Sheryl and her sister, Stephanie, had a garage sale at her old house before we moved into the Hart Manor in 2009. I vaguely remember moving stuff into her old garage and then purposefully staying out of the way as Sheryl and Steph expertly priced and sold all kinds of junk. Err, stuff. Err, valuable items to other people. Who knows? We may have accidentally sold my Canadian citizenship card.

So hang on to your hats, Q-town. The mother of all garage sales could be looming to a Calftown alley garage near you soon. Sheryl says maybe next year but I'll start making posters, as soon as I find my glasses.

Friday, June 12, 2020

We've got the No Blues blues

TONIGHT WAS SUPPOSED to be the first Blues In The District of the summer. Washington Park is quiet today and our sidewalk, normally the life of the party during happy hour(s), is empty.

We've got the No Blues Blues. Sounds like a song or album or even band name. It really sucks and sometimes it seems like a bad dream. Sadly it's very real and pouting about it doesn't do any good, but I really miss it.

There is a virtual Blues in the District planned for June 19th. Watch and enjoy a cold beverage at home.

It also means no noon Blues show. The Butcher Block grills won't be rolling and people won't be sitting in the sun or shade listening to music and enjoying a beautiful early summer day.

Fortunately Cori and I (HartLyss) have our first gig in three months. We are playing Saturday night at Tipsy Bricks in Hannibal on their wrap-around porch. No doubt we'll be a bit rusty but Lisa and the crazy Hannibal girls are so much fun, and we've never had a bad show at Bricks. The weather is perfect and it could be greatest night of our lives - or maybe just a really fun gig.

It's outside so we feel relatively safe. I will still take social distancing precautions and be careful. There are times when we take for granted how fortunate we really are to play live music, so we feel grateful and appreciative of our awesome HartLyss followers and venues like Bricks.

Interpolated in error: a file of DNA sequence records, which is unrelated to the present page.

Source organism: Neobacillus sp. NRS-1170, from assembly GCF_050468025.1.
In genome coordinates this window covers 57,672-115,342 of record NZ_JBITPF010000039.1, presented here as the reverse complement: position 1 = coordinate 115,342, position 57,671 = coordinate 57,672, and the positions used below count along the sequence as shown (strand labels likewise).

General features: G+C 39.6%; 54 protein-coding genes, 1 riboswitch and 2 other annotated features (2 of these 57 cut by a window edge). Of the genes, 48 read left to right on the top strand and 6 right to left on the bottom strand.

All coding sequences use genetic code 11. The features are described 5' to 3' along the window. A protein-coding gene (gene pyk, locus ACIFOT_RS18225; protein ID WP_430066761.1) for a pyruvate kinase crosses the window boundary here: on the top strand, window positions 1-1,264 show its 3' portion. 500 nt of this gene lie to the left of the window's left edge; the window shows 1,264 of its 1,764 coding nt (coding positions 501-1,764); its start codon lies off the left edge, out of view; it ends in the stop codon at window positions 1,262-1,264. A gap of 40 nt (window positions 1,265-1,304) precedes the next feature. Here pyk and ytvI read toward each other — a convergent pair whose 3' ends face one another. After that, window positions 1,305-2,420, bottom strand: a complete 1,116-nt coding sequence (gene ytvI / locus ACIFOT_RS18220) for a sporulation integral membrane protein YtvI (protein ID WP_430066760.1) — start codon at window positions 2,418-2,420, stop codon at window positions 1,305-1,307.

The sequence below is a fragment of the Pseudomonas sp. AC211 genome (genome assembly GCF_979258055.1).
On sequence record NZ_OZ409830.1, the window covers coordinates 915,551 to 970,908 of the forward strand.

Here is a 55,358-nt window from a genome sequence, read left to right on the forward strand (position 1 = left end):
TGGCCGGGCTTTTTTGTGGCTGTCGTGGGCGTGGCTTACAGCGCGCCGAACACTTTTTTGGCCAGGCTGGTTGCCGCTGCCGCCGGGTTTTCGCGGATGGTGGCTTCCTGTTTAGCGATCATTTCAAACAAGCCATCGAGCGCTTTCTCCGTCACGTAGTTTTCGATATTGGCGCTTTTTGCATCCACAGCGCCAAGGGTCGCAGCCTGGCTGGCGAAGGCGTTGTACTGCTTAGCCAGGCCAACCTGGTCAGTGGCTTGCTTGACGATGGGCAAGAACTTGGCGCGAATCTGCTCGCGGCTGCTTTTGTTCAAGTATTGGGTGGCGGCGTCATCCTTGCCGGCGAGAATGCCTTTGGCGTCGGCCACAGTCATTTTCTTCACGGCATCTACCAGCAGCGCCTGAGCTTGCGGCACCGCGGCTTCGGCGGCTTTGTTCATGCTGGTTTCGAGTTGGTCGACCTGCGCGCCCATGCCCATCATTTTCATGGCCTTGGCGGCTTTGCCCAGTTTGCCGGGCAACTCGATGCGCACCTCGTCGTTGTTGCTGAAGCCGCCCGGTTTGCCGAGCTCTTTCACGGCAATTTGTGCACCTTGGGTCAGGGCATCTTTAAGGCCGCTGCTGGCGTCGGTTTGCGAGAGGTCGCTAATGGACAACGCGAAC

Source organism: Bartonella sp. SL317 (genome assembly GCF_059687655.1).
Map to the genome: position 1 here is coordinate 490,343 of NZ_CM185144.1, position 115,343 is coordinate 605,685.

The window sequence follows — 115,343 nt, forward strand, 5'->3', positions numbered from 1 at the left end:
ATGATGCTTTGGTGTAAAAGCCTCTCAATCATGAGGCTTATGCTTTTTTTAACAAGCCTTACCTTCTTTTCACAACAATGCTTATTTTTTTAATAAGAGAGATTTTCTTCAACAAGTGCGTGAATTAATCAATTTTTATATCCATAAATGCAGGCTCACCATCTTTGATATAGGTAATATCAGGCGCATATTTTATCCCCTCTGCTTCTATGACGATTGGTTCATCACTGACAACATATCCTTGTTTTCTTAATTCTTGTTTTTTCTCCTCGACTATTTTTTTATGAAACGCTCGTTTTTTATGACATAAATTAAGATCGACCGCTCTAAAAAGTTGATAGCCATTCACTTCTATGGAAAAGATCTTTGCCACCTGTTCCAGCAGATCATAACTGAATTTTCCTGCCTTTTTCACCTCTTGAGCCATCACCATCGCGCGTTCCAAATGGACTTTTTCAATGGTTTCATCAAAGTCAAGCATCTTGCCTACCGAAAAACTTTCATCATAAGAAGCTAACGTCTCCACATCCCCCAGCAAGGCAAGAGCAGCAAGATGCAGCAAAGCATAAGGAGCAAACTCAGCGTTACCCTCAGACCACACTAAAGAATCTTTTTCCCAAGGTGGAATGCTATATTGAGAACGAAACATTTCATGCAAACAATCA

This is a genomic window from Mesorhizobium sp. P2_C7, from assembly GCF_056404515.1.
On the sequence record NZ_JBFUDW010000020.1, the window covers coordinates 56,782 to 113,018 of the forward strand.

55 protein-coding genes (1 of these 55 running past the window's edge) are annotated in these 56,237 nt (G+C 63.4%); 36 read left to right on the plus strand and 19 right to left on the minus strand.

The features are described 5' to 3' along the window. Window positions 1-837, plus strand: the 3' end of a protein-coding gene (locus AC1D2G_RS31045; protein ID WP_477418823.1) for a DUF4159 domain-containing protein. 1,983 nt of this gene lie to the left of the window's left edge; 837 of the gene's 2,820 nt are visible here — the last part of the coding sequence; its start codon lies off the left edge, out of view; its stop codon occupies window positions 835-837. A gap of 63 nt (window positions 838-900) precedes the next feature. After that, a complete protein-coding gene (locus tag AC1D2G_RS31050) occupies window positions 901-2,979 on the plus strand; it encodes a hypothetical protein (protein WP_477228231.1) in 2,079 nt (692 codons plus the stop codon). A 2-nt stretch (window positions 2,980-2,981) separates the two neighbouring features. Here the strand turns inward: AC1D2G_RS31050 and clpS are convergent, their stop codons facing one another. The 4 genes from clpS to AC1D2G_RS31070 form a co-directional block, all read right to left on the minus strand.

At least the Farmer's Market is back up and running in Washington Park. Hopefully our bars and restaurants in Quincy can resume normal operations before the end of the month.

So have yourselves a rock and roll weekend! No blues to soothe us, but better days are ahead.

Wednesday, June 10, 2020

Farewell Blu

MALCOLM'S FATHER, a handsome cattle dog Corgi named Blu, was killed in a hit-and-run incident yesterday. We met Blu a few times and we certainly see a lot of him in Malcolm. Blu and Jess (Angus' sister) had two litters and made beautiful babies. We feel lucky to have one of his offspring.

Jess (top) and Blu, Malcolm's parents.
Dogs in general are much smarter than humans and not tied down with stupid human vices, unless you count rolling in death and eating nasty substances on cemetery walks.

Malcolm is now more than nine months old, and he certainly has a lot of cattle dog in him, with the long legs and propensity to dig stuff up. Malcolm also has a ton of Corgi from his mother's side - a yelping bark and boundless energy. Then he'll crash hard and cuddle right up in your arms. Such a sweet disposition.

So it's a sad day for us and for everybody in the Rising E Ranch family. Sheryl and I consider the dogs and cats our kids, and it's never easy to say farewell. Blu lives on in our Malcolm and we are grateful he comes from such a diverse family.

Pray for Ms. Jess the Cowboy Corgi as she mourns the passing of her "husband." They had a short relationship but a fruitful one.

Monday, June 8, 2020

Well done, Q-Town

CONGRATULATIONS TO THE organizers and gatherers of the Black Lives Matter vigil and march in Washington Park Sunday. It took place to mourn the murder of George Floyd and protest the racial inequality that still exists, and it was a massive success. It was well organized with a powerful message, it was on the mark and it was a beautiful thing.

I'd estimate the crowd at around 400 or 500. There were impassioned speakers and songs, silence to remembers the many victims and the crowd was responsive on a very hot and humid day. There was anger in some of the speaker's voices, and appropriately so. If we want to talk about racism and a lack of justice, it's not going to be comfortable and you can't put it in a nice little space. Addressing it isn't supposed to be easy. Doing the right thing often isn't.

The event did not turn political. There was no need.